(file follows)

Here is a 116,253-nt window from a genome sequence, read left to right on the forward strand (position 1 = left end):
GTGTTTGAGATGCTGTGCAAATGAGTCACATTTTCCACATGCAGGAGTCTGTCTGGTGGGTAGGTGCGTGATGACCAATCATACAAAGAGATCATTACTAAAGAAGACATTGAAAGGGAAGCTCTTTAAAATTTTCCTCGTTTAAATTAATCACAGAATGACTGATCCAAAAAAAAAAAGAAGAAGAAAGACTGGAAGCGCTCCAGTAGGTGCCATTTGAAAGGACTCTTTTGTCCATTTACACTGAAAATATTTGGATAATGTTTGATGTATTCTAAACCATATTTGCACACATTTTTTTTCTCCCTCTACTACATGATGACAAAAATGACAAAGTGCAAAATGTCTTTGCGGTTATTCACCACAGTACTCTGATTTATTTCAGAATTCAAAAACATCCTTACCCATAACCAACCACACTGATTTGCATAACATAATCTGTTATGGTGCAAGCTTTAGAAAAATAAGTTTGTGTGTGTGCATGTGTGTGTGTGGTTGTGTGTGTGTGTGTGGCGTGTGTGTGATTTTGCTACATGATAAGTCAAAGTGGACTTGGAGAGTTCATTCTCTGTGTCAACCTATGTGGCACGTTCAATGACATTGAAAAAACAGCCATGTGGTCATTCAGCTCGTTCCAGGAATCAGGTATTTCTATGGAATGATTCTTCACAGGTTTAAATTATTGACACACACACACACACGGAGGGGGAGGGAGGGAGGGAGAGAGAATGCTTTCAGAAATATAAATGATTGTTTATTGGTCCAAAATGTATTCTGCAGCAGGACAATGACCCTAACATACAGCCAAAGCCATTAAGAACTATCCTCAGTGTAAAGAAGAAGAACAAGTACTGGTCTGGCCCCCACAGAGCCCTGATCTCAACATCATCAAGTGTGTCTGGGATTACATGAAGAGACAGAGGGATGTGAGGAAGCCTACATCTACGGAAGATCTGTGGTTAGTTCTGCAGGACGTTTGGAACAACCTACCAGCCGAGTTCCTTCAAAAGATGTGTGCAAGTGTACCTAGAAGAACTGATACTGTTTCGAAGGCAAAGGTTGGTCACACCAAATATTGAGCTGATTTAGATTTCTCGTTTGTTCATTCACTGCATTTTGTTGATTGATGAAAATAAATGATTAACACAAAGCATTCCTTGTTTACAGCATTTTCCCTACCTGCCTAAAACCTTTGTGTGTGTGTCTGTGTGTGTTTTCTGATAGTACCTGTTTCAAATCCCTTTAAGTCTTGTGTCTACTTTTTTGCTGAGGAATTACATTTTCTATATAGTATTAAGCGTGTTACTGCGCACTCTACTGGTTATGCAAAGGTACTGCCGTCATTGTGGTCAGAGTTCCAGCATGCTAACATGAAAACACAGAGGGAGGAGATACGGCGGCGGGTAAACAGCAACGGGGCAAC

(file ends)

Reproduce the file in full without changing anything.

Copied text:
Here is a 116,253-nt window from a genome sequence, read left to right on the forward strand (position 1 = left end):
GTGTTTGAGATGCTGTGCAAATGAGTCACATTTTCCACATGCAGGAGTCTGTCTGGTGGGTAGGTGCGTGATGACCAATCATACAAAGAGATCATTACTAAAGAAGACATTGAAAGGGAAGCTCTTTAAAATTTTCCTCGTTTAAATTAATCACAGAATGACTGATCCAAAAAAAAAAAGAAGAAGAAAGACTGGAAGCGCTCCAGTAGGTGCCATTTGAAAGGACTCTTTTGTCCATTTACACTGAAAATATTTGGATAATGTTTGATGTATTCTAAACCATATTTGCACACATTTTTTTTCTCCCTCTACTACATGATGACAAAAATGACAAAGTGCAAAATGTCTTTGCGGTTATTCACCACAGTACTCTGATTTATTTCAGAATTCAAAAACATCCTTACCCATAACCAACCACACTGATTTGCATAACATAATCTGTTATGGTGCAAGCTTTAGAAAAATAAGTTTGTGTGTGTGCATGTGTGTGTGTGGTTGTGTGTGTGTGTGTGGCGTGTGTGTGATTTTGCTACATGATAAGTCAAAGTGGACTTGGAGAGTTCATTCTCTGTGTCAACCTATGTGGCACGTTCAATGACATTGAAAAAACAGCCATGTGGTCATTCAGCTCGTTCCAGGAATCAGGTATTTCTATGGAATGATTCTTCACAGGTTTAAATTATTGACACACACACACACACGGAGGGGGAGGGAGGGAGGGAGAGAGAATGCTTTCAGAAATATAAATGATTGTTTATTGGTCCAAAATGTATTCTGCAGCAGGACAATGACCCTAACATACAGCCAAAGCCATTAAGAACTATCCTCAGTGTAAAGAAGAAGAACAAGTACTGGTCTGGCCCCCACAGAGCCCTGATCTCAACATCATCAAGTGTGTCTGGGATTACATGAAGAGACAGAGGGATGTGAGGAAGCCTACATCTACGGAAGATCTGTGGTTAGTTCTGCAGGACGTTTGGAACAACCTACCAGCCGAGTTCCTTCAAAAGATGTGTGCAAGTGTACCTAGAAGAACTGATACTGTTTCGAAGGCAAAGGTTGGTCACACCAAATATTGAGCTGATTTAGATTTCTCGTTTGTTCATTCACTGCATTTTGTTGATTGATGAAAATAAATGATTAACACAAAGCATTCCTTGTTTACAGCATTTTCCCTACCTGCCTAAAACCTTTGTGTGTGTGTCTGTGTGTGTTTTCTGATAGTACCTGTTTCAAATCCCTTTAAGTCTTGTGTCTACTTTTTTGCTGAGGAATTACATTTTCTATATAGTATTAAGCGTGTTACTGCGCACTCTACTGGTTATGCAAAGGTACTGCCGTCATTGTGGTCAGAGTTCCAGCATGCTAACATGAAAACACAGAGGGAGGAGATACGGCGGCGGGTAAACAGCAACGGGGCAAC